Value of the handmade vs. the machine-made highlights
24 renowned artists open their studios Thanksgiving weekend
This is not surprising to the artisans on the 39th Annual Putney Craft Tour that takes place Thanksgiving weekend, Friday through Sunday, from 10 a.m. to 5 p.m. in Putney. The tour is the oldest continuous craft studio tour in North America, offering a unique opportunity to spend time with many of Vermont's most powerfully creative voices and to experience the artists' stories and their work up close.
Bob Burch, a founding member of the Putney Craft Tour, agrees that the demand for handmade items is growing. Consumers are looking for the authentic and unique, and they want to purchase items that represent some form of history plus have profound stories to tell. He said, "For those who come on the tour, you get to see where the artists live, what their life is about, and not only see the work but also see it being made. Each piece has a history. Each piece is signed. It's a special and memorable experience. That's what people are looking for now. It's about connection."
"The tour allows the opportunity to connect to the process, not just to a product," said Fiona Morehouse. In her second year on the tour, she talks about art and craft, creating beauty while enhancing everyday living in an artful way to authentically connect. She talks about people becoming more mindful in the way they relate to their home spaces. "For me," she said, "art is like grace from the grit of life. You know you're always going to have dishes, you're always going to have laundry, so how can you make those experiences more artful? How can you bring grace into the mundane, or into your life, or offer it as a gift to others?"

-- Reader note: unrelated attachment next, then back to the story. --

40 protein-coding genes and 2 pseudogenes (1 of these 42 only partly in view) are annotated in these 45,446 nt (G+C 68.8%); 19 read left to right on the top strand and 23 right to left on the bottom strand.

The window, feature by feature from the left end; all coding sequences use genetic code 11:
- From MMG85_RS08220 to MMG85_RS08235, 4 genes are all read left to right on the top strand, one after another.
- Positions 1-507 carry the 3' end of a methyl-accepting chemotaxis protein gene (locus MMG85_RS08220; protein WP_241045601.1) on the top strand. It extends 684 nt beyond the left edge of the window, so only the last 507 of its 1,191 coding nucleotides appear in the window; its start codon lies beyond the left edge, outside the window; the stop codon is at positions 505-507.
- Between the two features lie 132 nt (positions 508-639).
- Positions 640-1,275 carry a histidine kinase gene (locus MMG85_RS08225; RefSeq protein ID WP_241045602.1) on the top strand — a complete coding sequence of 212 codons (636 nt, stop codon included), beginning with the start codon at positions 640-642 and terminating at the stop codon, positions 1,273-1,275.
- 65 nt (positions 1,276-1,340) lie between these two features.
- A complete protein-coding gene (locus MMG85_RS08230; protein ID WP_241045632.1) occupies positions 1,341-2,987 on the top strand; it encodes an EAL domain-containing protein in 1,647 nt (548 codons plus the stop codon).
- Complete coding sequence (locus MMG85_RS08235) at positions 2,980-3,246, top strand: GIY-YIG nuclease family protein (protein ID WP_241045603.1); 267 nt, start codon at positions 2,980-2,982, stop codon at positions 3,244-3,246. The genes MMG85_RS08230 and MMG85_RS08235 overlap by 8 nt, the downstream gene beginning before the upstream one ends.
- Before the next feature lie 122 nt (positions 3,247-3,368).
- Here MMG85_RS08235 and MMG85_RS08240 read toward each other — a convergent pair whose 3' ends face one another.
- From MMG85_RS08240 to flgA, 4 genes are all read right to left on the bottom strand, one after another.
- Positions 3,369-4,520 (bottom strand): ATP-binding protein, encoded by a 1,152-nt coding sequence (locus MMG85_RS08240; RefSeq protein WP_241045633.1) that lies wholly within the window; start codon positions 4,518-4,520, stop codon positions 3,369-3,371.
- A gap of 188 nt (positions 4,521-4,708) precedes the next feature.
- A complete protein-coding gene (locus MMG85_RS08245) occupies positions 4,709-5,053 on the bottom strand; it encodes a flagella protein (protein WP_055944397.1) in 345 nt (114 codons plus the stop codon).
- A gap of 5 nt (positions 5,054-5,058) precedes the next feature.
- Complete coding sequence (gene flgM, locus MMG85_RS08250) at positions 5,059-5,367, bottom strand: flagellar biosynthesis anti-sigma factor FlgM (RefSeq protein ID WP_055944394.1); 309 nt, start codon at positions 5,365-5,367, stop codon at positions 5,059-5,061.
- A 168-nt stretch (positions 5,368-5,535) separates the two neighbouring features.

The handmade trend has been helped along by technology; it's easier for entrepreneurs to get their goods to customers, thanks to online sites such as Facebook and Etsy (an online market for handmade and vintage items) — options not available to previous generations of crafters.
But, as Burch points out, it's not the same experience online as it is in an artist's studio, which is up close and personal with the opportunity to speak to the artist, breathe in the atmosphere, and actually see work being made. It's also an adventure to meander through the beautiful Vermont countryside and follow the map to find these prominent craftspeople.
For the last four years, the Putney Craft Tour, Next Stage Arts Project, and Sandglass Theatre have joined forces to present and publicize a special Thanksgiving Weekend of Arts, aptly named Putney Craft Tour's "Craft, Culinary and Performance Weekend." The tour invites area restaurants to create a Putney Craft Tour lunch or dinner "special." Restaurants participating include the following: JD McCliment's Pub, Katy's Great Food Restaurant, Putney Diner, The Gleanery, Putney Food Co-op, Putney General Store and the Four Columns Artisan Restaurant.
The tour is an opportunity to meet Putney area's 24 working artists and buy that special one-of-a-kind gift directly from the artist who made it. Visitors can observe and engage with glass blowers, potters, jewelers, weavers, and woodworkers, as well as with artisan cheesemakers, a custom bicycle-maker, winemakers, encaustic artists, farm-art artists, and one artist who makes drums, rattles, lidded containers, masks and more from gourds. All of the artists will be demonstrating during the tour.
Tour-goers are invited to take photos with their phone as they visit the studios for a chance to win a $50 gift certificate and a night at the Four Columns Inn.
For the fourth year in a row, the Vermont Chamber of Commerce has named the annual Putney Craft Tour as a Top Ten Winter Event (2017/18). The tour has also been approved as a Vermont Arts Council 2017 event.
Visitors may start at The Gleanery Restaurant, 133 Main St., for information, maps, and a preview exhibition of the artisans' works. For all the details, visit putneycrafts.com or facebook.com/putney-craft-tour.
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